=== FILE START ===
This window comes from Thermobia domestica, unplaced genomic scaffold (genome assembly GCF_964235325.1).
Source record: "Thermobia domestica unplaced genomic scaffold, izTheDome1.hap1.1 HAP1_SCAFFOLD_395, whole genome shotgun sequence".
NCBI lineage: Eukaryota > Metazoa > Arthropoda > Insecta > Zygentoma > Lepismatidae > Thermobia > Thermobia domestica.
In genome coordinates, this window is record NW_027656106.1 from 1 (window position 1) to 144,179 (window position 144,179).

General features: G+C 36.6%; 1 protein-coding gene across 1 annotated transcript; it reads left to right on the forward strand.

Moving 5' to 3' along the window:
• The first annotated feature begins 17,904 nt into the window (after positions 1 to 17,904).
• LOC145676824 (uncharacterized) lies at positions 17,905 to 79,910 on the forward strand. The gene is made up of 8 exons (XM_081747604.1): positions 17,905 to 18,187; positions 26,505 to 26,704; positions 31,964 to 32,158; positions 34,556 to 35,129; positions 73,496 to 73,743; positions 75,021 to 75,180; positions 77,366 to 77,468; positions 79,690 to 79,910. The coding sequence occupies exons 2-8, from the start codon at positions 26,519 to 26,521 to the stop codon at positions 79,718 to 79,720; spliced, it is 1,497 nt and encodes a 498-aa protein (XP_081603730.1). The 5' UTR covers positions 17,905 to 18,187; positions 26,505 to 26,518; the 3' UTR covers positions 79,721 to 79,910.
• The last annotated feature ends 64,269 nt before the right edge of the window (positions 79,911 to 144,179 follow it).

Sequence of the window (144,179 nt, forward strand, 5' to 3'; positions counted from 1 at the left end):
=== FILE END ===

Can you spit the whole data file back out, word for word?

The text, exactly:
This window comes from Thermobia domestica, unplaced genomic scaffold (genome assembly GCF_964235325.1).
Source record: "Thermobia domestica unplaced genomic scaffold, izTheDome1.hap1.1 HAP1_SCAFFOLD_395, whole genome shotgun sequence".
NCBI lineage: Eukaryota > Metazoa > Arthropoda > Insecta > Zygentoma > Lepismatidae > Thermobia > Thermobia domestica.
In genome coordinates, this window is record NW_027656106.1 from 1 (window position 1) to 144,179 (window position 144,179).

General features: G+C 36.6%; 1 protein-coding gene across 1 annotated transcript; it reads left to right on the forward strand.

Moving 5' to 3' along the window:
• The first annotated feature begins 17,904 nt into the window (after positions 1 to 17,904).
• LOC145676824 (uncharacterized) lies at positions 17,905 to 79,910 on the forward strand. The gene is made up of 8 exons (XM_081747604.1): positions 17,905 to 18,187; positions 26,505 to 26,704; positions 31,964 to 32,158; positions 34,556 to 35,129; positions 73,496 to 73,743; positions 75,021 to 75,180; positions 77,366 to 77,468; positions 79,690 to 79,910. The coding sequence occupies exons 2-8, from the start codon at positions 26,519 to 26,521 to the stop codon at positions 79,718 to 79,720; spliced, it is 1,497 nt and encodes a 498-aa protein (XP_081603730.1). The 5' UTR covers positions 17,905 to 18,187; positions 26,505 to 26,518; the 3' UTR covers positions 79,721 to 79,910.
• The last annotated feature ends 64,269 nt before the right edge of the window (positions 79,911 to 144,179 follow it).

Sequence of the window (144,179 nt, forward strand, 5' to 3'; positions counted from 1 at the left end):